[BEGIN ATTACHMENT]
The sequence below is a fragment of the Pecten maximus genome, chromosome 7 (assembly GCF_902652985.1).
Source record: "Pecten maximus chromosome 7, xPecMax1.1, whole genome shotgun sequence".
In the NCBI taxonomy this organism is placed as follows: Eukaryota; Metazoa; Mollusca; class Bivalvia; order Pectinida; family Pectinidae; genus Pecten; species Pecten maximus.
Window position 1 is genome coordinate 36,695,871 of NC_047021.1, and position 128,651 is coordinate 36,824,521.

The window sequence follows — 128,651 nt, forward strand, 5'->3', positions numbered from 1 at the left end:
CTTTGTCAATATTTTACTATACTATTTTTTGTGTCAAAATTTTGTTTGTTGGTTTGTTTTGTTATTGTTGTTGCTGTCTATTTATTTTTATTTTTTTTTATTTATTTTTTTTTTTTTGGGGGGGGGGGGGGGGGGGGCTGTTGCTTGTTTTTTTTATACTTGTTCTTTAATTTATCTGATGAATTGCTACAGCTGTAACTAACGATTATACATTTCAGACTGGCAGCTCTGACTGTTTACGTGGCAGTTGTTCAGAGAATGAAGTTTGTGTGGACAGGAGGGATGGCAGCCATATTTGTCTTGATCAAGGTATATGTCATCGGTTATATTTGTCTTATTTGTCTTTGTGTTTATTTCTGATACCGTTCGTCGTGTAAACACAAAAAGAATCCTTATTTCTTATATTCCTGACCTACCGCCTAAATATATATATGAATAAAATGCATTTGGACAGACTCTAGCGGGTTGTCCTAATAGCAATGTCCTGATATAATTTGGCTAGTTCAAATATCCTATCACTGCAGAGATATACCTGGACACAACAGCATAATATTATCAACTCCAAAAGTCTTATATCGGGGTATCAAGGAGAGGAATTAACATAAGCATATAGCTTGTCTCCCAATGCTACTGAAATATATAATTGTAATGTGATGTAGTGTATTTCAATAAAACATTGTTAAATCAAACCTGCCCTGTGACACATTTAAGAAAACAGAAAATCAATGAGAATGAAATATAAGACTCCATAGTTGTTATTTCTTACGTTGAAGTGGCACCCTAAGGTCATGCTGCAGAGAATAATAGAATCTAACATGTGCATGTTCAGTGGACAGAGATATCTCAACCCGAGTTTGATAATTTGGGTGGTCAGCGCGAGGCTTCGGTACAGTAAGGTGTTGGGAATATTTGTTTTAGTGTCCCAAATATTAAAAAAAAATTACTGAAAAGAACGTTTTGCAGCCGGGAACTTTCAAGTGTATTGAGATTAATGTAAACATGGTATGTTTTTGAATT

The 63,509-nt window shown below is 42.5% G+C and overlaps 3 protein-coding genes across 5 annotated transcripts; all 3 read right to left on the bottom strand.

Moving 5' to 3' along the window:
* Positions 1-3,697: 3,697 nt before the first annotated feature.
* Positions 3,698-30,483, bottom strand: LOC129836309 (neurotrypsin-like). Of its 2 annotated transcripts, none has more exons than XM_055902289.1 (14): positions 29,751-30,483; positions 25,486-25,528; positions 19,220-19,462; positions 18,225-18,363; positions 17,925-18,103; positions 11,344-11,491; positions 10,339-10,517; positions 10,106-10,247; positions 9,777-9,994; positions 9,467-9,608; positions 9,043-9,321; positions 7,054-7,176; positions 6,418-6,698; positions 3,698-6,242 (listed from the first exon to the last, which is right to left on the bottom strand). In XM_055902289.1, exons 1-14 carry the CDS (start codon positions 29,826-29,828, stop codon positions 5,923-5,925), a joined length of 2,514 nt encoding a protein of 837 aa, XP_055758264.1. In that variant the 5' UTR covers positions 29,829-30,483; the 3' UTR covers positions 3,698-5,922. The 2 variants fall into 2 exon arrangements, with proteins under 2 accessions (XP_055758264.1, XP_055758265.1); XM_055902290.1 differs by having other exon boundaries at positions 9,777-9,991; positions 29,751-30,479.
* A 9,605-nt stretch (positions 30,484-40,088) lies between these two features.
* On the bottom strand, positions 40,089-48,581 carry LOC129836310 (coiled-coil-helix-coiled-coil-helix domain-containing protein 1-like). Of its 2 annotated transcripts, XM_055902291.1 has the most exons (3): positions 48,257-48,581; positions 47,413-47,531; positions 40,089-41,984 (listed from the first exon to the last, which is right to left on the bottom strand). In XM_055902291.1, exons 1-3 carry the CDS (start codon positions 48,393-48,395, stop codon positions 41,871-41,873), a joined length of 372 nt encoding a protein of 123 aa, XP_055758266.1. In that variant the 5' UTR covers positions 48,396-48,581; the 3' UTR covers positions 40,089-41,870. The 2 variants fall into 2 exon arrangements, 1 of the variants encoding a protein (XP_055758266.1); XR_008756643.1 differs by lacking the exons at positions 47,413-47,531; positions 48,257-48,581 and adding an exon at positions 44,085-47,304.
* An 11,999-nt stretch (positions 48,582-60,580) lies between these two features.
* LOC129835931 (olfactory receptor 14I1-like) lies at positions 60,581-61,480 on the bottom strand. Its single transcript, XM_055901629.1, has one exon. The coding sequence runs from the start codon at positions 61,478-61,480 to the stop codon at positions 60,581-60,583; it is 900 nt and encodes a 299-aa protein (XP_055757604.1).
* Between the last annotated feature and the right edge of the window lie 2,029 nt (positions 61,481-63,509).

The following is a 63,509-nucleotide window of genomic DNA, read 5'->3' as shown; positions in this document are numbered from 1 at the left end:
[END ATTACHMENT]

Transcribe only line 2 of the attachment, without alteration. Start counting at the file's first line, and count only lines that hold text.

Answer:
Source record: "Pecten maximus chromosome 7, xPecMax1.1, whole genome shotgun sequence".